Recently, it was discovered that the private information of 50 million Facebook users was compromised – we don’t know exactly what that means, but we can be assured that at the very least, it means that a lot of personal information is no longer personal. But was our personal information ever personal?
Facebook has become the way that grandmothers see their grandchildren holding up the softball trophy, the way we find out that our college roommate had a new baby or got a new job, the way that our relatives in other countries keep up with family news, the way people make meeting times. Facebook confirms that we are a part of a community of like-minded people, and it allows us to participate more fully in civic life. Facebook has become the universal online connection with friends and family.
Even though it is a standard form of communication, it doesn’t mean that we don’t have to be very careful using it. We live now in a world where Twitter, Uber, Facebook and YouTube are using our personal information to sell us things and connect us with particular products based on the choices we make online. Yet, they are not regulated in the same way that other forms of communication are.
It is clear that their reach is deeper and broader than most of us thought, and that it is in our best interest to be cautious of what we put online. And we need to teach our children about the future impact of what they post.
Even though Facebook says it is now going to make the creation of privacy settings easier, it still does not address the enormous vulnerability of our personal information.
When you use social media, be aware of the following:
- Your posts are forever.
- Your posts can be forwarded outside your circle of friends.
- Your comments can be forwarded outside your circle of friends.
- Anyone you follow is visible.
- Anything you post on Facebook can be misinterpreted by your present or future employer.
- The issue is not freedom of speech. The issue is electronic media. It is everlasting.
Before you click the Post button on Facebook, take a few seconds to ask yourself if your post could come back to bite you. If there is even the slightest chance that it might, don’t post! Really, it is that simple.
Your posts can also turn up in Google search results. Your posts can be used against you by people who don’t like you. That can happen even when you didn’t give them explicit permission to do so. In fact, because you posted on Facebook, you did give them permission to share your post.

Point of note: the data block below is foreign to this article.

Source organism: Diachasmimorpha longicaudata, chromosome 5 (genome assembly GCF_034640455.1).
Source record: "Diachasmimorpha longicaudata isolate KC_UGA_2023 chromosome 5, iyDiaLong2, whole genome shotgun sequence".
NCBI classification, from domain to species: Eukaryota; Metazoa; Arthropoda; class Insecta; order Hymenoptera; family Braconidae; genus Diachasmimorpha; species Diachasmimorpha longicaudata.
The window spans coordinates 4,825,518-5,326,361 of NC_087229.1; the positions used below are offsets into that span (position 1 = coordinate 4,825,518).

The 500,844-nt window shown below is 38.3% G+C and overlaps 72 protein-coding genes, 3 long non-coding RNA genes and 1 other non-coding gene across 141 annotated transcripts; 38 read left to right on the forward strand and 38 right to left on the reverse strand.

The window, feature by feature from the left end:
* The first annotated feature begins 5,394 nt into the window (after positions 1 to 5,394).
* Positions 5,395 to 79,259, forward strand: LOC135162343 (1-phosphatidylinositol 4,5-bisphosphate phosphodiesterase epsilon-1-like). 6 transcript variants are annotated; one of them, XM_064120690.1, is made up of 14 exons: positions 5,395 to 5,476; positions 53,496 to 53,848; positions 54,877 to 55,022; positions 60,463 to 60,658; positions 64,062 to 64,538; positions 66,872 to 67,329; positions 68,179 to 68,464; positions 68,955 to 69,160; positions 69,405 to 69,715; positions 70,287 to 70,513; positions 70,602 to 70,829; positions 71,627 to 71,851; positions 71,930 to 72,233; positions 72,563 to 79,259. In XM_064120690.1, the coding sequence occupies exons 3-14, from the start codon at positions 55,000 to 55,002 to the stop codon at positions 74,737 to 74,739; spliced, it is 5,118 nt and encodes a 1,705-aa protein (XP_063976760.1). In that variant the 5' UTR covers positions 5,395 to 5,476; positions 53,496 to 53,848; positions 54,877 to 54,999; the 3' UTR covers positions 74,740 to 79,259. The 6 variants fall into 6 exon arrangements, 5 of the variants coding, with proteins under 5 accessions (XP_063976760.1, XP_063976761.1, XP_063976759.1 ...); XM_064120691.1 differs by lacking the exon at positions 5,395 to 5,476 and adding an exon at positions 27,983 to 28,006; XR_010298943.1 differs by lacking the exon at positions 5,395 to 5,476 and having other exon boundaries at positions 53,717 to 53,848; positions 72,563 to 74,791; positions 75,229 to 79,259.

Ways to protect yourself:
- When you use a third-party website to access a game or an app, those can continue to access your data. Check the permissions you granted each app and remove any that you are no longer using or do not recognize.
- On the App Settings page there is another setting called Apps Others Use. Uncheck all the boxes if you don’t want any of your information accessed by your friends’ apps.
- Audit your Facebook privacy settings. For example, you can make sure that only your friends can see your Facebook posts, or that only you can see your friends list.
- Install a tracker blocker. There are add-ons that you can install in your browser that try to block trackers embedded on websites.
- Clear your browsing data. Periodically, you can clear your cookies and browsing history.
Be aware that Google retains everything. Forever. If somebody knows what they are looking for, they will find it. Make sure what they find will not reflect poorly on you.
Did your mother or your grandmother ever say, “If you can’t say something nice, then don’t say anything at all.” That’s still really good advice when it comes to your social media communications.
Facebook and other social media are not going to go away, and they can be used for good and helps us connect but remember that it also allows scammers to take our information. Be careful and do what you can to protect yourself.
And as always, pass it on to family and friends.
This article was written by Catherine Blinder, chief education and outreach officer of the Department of Consumer Protection of the State of Connecticut. To learn more about how the Department of Consumer Protection can help, visit us online at www.ct.gov/dcp.